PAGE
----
- Quasi-operational air quality forecasting system fot the conitguous United States (CONUS): The National Center for Atmospheric Research (NCAR) is now generating high-resolution, experimental, 48-hour forecasts of air pollutants across the contiguous United States. The predictions, which are freely available online, can help decision makers anticipate episodes of unhealthy air as well as accelerate research into the factors that influence air quality. The system, which draws on observations of pollutants, weather forecasts, and advanced computer modeling, will complement existing operational air quality forecasts issued by the National Oceanic and Atmospheric Administration (NOAA). The NCAR forecasts are primarily for research purposes, but they are based on different techniques than those used by NOAA and can provide state and local officials who are trying to safeguard public health with a more complete picture of air quality. These forecasts can be publicly accessed on https://www.acom.ucar.edu/firex-aq/forecast.shtml. Funding Agencies: NASA and NSF, Principal Investigators: Gabriele Pfister and Rajesh Kumar
- Air Quality - Worldwide Analysis and Forecasting of Atmospheric Composition for Health (AQ-WATCH): A supply chain is being developed towards the generation of seven innovative downstream products and services for improving air quality forecasts and attribution. These prototypes under development will be based on space and in situ observations of air quality and tailored to the identified needs of international users. The project, which is a partnership between academic groups, operational centers and the private sector integrates a very large number of datasets associated with earth observations with advanced predictive models. The innovative products and services are aimed at improving public health and optimizing renewable energy in different regions of the world. Funding Agency: European Union, Principal Investigator: Guy P Brasseur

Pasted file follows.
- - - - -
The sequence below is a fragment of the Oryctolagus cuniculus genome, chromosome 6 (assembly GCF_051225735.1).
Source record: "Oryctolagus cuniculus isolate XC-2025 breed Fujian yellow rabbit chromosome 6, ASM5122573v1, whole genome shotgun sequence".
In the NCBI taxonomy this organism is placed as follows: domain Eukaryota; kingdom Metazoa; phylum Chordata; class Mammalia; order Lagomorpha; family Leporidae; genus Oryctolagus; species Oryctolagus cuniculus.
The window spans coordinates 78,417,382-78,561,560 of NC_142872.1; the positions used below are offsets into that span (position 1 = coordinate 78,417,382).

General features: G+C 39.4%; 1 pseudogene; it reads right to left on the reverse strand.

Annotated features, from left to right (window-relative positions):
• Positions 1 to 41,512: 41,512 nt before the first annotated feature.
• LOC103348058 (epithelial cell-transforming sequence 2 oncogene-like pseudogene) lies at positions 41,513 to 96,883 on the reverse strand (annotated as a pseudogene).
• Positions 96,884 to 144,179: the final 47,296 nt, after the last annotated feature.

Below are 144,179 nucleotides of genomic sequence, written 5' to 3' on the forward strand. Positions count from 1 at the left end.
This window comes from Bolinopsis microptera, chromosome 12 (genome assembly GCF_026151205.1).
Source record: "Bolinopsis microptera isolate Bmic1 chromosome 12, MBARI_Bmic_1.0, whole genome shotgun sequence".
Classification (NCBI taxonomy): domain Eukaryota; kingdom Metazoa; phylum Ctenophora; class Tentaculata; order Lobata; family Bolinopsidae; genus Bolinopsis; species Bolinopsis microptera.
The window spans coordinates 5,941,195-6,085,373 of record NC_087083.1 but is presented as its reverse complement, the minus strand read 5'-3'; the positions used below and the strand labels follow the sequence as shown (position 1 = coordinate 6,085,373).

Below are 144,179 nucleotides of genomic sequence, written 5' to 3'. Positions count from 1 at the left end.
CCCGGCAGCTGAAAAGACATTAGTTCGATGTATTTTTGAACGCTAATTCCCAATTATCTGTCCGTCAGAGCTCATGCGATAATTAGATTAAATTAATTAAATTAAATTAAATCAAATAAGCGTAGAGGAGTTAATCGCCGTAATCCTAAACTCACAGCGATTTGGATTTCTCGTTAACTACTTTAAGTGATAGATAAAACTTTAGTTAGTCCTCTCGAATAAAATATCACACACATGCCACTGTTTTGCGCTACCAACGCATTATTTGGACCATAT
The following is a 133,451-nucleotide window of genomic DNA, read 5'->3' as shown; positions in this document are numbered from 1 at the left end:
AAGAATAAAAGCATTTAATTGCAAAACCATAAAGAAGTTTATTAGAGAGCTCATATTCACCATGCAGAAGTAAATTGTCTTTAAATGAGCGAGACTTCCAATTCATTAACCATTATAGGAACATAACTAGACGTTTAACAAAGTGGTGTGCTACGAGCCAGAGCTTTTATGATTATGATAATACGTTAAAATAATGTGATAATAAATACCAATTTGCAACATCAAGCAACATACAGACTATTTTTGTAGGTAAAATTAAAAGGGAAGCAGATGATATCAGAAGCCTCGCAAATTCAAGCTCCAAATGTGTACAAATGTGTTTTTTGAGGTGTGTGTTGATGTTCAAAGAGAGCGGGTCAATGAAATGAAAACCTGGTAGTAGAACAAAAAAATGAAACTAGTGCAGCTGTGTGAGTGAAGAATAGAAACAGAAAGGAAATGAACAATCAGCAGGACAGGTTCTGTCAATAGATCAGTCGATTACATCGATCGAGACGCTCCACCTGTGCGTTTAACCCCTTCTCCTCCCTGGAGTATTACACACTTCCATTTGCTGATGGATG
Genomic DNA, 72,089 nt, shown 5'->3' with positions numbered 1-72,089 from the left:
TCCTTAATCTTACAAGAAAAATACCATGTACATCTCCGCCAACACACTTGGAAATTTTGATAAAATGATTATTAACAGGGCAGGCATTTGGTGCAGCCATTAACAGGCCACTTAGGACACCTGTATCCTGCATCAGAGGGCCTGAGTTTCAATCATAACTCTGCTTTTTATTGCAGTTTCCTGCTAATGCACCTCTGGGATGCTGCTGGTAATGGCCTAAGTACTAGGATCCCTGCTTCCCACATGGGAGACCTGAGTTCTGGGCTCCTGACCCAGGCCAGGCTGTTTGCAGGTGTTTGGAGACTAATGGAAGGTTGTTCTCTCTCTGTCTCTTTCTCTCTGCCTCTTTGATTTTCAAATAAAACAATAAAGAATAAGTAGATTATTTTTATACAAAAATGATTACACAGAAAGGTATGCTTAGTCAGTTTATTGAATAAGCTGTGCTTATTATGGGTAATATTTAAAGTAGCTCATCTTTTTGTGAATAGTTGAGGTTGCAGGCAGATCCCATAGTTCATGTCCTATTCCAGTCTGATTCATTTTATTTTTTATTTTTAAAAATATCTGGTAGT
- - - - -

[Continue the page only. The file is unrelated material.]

International project of monitoring, analysis, and prediction of air quality and some essential questions (in Chinese). Wang X Y, Zhao D F, Ouyang H L, et al. Climate Change Research, 2020, 16 (1): 130-132.
Ensemble forecasts of air quality in eastern China – Part 2: Evaluation of the MarcoPolo–Panda prediction system, version 1. Petersen, A. K., Brasseur, G. P., Bouarar, I., Flemming, J., Gauss, M., Jiang, F., Kouznetsov, R., Kranenburg, R., Mijling, B., Peuch, V.-H., Pommier, M., Segers, A., Sofiev, M., Timmermans, R., van der A, R., Walters, S., Xie, Y., Xu, J., and Zhou, G.: , Geosci. Model Dev., 12, 1241–1266, DOI: 10.5194/gmd-12-1241-2019, 2019.
Ensemble forecasts of air quality in eastern China – Part 1: Model description and implementation of the MarcoPolo–Panda prediction system, version 1. Brasseur, G. P., Xie, Y., Petersen, A. K., Bouarar, I., Flemming, J., Gauss, M., Jiang, F., Kouznetsov, R., Kranenburg, R., Mijling, B., Peuch, V.-H., Pommier, M., Segers, A., Sofiev, M., Timmermans, R., van der A, R., Walters, S., Xu, J., and Zhou, G.: , Geosci. Model Dev., 12, 33-67, doi: 10.5194/gmd-12-33-2019, 2019.
Five steps to improve air-quality forecasts. Kumar, R., Peuch, V.-H., Crawford, J., and Brasseur, G. P., Nature, 561, 27-29, doi: 10.1038/d41586-018-06150-5, 2018.